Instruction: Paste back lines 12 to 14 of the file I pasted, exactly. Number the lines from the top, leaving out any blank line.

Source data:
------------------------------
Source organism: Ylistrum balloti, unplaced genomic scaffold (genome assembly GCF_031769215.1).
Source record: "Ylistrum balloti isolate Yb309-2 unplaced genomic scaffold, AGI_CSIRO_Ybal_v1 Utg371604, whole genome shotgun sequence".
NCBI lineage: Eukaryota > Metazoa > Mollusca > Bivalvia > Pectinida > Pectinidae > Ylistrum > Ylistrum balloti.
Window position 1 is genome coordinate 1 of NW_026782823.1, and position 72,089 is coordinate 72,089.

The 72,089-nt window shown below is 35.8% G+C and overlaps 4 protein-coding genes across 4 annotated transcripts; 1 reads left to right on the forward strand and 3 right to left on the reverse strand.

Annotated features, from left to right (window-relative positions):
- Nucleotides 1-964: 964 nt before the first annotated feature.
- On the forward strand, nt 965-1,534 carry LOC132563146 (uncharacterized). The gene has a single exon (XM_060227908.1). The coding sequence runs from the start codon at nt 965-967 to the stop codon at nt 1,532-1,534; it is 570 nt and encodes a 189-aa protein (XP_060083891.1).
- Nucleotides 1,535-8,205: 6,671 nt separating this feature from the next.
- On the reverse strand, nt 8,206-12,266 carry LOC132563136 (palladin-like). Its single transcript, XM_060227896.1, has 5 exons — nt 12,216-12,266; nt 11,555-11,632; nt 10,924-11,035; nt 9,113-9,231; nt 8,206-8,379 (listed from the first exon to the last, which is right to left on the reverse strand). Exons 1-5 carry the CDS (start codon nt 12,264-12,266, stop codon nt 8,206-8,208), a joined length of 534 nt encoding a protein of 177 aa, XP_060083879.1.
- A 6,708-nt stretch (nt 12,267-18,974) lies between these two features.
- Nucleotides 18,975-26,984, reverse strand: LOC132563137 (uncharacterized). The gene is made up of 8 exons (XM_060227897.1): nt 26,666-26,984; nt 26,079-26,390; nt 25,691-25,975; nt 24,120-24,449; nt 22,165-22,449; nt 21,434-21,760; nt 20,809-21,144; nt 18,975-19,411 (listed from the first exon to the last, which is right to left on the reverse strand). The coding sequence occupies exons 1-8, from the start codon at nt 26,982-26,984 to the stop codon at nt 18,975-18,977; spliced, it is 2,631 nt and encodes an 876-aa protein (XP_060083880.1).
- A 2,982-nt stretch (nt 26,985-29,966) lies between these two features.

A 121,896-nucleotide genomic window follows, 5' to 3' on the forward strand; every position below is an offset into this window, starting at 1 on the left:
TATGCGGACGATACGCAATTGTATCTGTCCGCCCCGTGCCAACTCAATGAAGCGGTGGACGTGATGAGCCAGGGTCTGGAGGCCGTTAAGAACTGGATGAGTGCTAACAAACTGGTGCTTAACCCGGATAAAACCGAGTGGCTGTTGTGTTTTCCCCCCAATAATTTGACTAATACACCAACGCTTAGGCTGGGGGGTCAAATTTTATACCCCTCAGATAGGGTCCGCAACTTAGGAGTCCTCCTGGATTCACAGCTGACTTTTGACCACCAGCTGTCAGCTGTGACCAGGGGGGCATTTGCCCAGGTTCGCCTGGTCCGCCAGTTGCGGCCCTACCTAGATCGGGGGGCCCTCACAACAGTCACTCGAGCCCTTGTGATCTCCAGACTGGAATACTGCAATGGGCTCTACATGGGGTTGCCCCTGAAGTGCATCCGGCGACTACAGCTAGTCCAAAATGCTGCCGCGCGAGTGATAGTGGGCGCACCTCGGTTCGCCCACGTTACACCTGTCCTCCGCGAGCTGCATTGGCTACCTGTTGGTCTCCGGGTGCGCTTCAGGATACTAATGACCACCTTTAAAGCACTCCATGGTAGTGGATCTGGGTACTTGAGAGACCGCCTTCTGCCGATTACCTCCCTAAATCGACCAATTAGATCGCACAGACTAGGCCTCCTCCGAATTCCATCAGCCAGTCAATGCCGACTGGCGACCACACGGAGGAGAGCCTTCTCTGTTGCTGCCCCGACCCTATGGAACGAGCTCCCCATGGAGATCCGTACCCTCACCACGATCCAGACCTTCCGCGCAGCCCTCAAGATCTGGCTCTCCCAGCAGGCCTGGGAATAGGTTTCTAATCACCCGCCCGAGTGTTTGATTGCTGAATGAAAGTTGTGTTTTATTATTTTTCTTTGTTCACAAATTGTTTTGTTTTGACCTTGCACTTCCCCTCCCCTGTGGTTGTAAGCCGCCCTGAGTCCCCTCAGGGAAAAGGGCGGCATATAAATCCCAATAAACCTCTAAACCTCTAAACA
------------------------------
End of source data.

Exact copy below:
- Nucleotides 18,975-26,984, reverse strand: LOC132563137 (uncharacterized). The gene is made up of 8 exons (XM_060227897.1): nt 26,666-26,984; nt 26,079-26,390; nt 25,691-25,975; nt 24,120-24,449; nt 22,165-22,449; nt 21,434-21,760; nt 20,809-21,144; nt 18,975-19,411 (listed from the first exon to the last, which is right to left on the reverse strand). The coding sequence occupies exons 1-8, from the start codon at nt 26,982-26,984 to the stop codon at nt 18,975-18,977; spliced, it is 2,631 nt and encodes an 876-aa protein (XP_060083880.1).
- A 2,982-nt stretch (nt 26,985-29,966) lies between these two features.

A 121,896-nucleotide genomic window follows, 5' to 3' on the forward strand; every position below is an offset into this window, starting at 1 on the left: